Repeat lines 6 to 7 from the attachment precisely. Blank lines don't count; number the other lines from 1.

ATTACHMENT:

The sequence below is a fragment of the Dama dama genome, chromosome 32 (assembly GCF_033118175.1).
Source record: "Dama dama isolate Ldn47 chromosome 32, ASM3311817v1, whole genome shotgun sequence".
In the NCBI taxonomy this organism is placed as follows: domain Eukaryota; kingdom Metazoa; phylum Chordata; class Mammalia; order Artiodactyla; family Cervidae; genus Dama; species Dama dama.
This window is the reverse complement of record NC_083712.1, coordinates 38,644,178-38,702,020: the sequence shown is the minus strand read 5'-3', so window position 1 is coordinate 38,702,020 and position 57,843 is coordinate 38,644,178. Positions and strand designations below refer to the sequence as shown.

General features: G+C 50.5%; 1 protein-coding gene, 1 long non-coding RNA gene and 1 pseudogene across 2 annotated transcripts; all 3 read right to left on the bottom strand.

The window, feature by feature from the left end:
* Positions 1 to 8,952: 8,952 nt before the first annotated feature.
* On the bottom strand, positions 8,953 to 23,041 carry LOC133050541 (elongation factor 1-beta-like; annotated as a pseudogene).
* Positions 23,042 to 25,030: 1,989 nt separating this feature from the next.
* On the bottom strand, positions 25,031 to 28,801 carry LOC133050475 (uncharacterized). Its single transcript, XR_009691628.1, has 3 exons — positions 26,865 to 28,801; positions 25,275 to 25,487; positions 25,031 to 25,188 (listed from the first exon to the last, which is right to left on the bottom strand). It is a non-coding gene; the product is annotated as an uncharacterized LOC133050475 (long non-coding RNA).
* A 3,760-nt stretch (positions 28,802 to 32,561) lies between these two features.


The window, feature by feature from the left end:
* Positions 1 to 8,952: 8,952 nt before the first annotated feature.